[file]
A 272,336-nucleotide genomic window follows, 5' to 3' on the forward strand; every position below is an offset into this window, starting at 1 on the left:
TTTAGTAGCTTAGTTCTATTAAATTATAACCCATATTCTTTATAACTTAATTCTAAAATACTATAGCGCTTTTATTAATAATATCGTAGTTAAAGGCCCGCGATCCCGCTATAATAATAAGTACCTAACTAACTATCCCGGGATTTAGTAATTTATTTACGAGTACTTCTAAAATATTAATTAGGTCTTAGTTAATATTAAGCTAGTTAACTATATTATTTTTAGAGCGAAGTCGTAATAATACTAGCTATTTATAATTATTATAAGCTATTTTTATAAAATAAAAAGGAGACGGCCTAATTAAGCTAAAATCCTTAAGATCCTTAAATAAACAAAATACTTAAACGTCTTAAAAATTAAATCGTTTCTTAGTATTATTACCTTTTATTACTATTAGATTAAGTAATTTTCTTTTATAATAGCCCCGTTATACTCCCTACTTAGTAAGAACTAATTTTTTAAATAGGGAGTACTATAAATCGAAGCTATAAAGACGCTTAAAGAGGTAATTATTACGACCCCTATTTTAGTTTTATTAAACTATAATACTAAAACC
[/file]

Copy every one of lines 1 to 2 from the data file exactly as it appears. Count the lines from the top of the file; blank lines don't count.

A 272,336-nucleotide genomic window follows, 5' to 3' on the forward strand; every position below is an offset into this window, starting at 1 on the left:
TTTAGTAGCTTAGTTCTATTAAATTATAACCCATATTCTTTATAACTTAATTCTAAAATACTATAGCGCTTTTATTAATAATATCGTAGTTAAAGGCCCGCGATCCCGCTATAATAATAAGTACCTAACTAACTATCCCGGGATTTAGTAATTTATTTACGAGTACTTCTAAAATATTAATTAGGTCTTAGTTAATATTAAGCTAGTTAACTATATTATTTTTAGAGCGAAGTCGTAATAATACTAGCTATTTATAATTATTATAAGCTATTTTTATAAAATAAAAAGGAGACGGCCTAATTAAGCTAAAATCCTTAAGATCCTTAAATAAACAAAATACTTAAACGTCTTAAAAATTAAATCGTTTCTTAGTATTATTACCTTTTATTACTATTAGATTAAGTAATTTTCTTTTATAATAGCCCCGTTATACTCCCTACTTAGTAAGAACTAATTTTTTAAATAGGGAGTACTATAAATCGAAGCTATAAAGACGCTTAAAGAGGTAATTATTACGACCCCTATTTTAGTTTTATTAAACTATAATACTAAAACC